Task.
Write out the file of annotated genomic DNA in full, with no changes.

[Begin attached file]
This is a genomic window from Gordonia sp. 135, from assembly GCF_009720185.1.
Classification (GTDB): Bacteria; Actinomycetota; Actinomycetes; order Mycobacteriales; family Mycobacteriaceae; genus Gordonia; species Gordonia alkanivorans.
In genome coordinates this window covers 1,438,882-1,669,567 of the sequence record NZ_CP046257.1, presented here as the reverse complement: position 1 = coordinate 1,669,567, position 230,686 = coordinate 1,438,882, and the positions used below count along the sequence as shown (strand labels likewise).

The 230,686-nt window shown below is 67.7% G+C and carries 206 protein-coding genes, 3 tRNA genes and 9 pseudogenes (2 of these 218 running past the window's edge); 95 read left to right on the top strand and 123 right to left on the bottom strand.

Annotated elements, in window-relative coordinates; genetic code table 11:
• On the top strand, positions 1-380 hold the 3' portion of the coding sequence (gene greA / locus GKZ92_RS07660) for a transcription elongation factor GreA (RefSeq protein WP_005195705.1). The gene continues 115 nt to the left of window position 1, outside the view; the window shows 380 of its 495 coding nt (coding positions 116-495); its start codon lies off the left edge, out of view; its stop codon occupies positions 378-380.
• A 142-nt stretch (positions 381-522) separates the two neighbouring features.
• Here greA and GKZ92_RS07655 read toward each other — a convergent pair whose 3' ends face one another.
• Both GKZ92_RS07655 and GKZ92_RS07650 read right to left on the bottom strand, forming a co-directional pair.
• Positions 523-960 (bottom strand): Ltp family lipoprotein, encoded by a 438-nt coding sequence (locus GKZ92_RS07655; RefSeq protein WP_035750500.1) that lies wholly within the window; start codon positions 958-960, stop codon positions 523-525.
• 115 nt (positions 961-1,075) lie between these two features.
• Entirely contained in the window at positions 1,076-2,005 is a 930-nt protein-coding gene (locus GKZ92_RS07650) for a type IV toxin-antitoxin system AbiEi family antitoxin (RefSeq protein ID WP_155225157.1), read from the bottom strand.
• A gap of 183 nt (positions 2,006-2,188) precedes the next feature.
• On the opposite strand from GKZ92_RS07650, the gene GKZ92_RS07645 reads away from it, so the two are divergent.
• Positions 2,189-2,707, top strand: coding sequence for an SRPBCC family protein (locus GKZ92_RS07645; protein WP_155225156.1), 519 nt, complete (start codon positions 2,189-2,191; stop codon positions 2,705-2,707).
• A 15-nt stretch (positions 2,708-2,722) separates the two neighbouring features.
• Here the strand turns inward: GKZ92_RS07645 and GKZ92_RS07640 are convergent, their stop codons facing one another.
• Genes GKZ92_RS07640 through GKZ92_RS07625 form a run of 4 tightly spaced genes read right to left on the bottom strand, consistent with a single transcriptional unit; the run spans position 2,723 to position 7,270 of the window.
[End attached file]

This is a genomic window from Gordonia sp. 135, from assembly GCF_009720185.1.
Classification (GTDB): Bacteria; Actinomycetota; Actinomycetes; order Mycobacteriales; family Mycobacteriaceae; genus Gordonia; species Gordonia alkanivorans.
In genome coordinates this window covers 1,438,882-1,669,567 of the sequence record NZ_CP046257.1, presented here as the reverse complement: position 1 = coordinate 1,669,567, position 230,686 = coordinate 1,438,882, and the positions used below count along the sequence as shown (strand labels likewise).

The 230,686-nt window shown below is 67.7% G+C and carries 206 protein-coding genes, 3 tRNA genes and 9 pseudogenes (2 of these 218 running past the window's edge); 95 read left to right on the top strand and 123 right to left on the bottom strand.

Annotated elements, in window-relative coordinates; genetic code table 11:
• On the top strand, positions 1-380 hold the 3' portion of the coding sequence (gene greA / locus GKZ92_RS07660) for a transcription elongation factor GreA (RefSeq protein WP_005195705.1). The gene continues 115 nt to the left of window position 1, outside the view; the window shows 380 of its 495 coding nt (coding positions 116-495); its start codon lies off the left edge, out of view; its stop codon occupies positions 378-380.
• A 142-nt stretch (positions 381-522) separates the two neighbouring features.
• Here greA and GKZ92_RS07655 read toward each other — a convergent pair whose 3' ends face one another.
• Both GKZ92_RS07655 and GKZ92_RS07650 read right to left on the bottom strand, forming a co-directional pair.
• Positions 523-960 (bottom strand): Ltp family lipoprotein, encoded by a 438-nt coding sequence (locus GKZ92_RS07655; RefSeq protein WP_035750500.1) that lies wholly within the window; start codon positions 958-960, stop codon positions 523-525.
• 115 nt (positions 961-1,075) lie between these two features.
• Entirely contained in the window at positions 1,076-2,005 is a 930-nt protein-coding gene (locus GKZ92_RS07650) for a type IV toxin-antitoxin system AbiEi family antitoxin (RefSeq protein ID WP_155225157.1), read from the bottom strand.
• A gap of 183 nt (positions 2,006-2,188) precedes the next feature.
• On the opposite strand from GKZ92_RS07650, the gene GKZ92_RS07645 reads away from it, so the two are divergent.
• Positions 2,189-2,707, top strand: coding sequence for an SRPBCC family protein (locus GKZ92_RS07645; protein WP_155225156.1), 519 nt, complete (start codon positions 2,189-2,191; stop codon positions 2,705-2,707).
• A 15-nt stretch (positions 2,708-2,722) separates the two neighbouring features.
• Here the strand turns inward: GKZ92_RS07645 and GKZ92_RS07640 are convergent, their stop codons facing one another.
• Genes GKZ92_RS07640 through GKZ92_RS07625 form a run of 4 tightly spaced genes read right to left on the bottom strand, consistent with a single transcriptional unit; the run spans position 2,723 to position 7,270 of the window.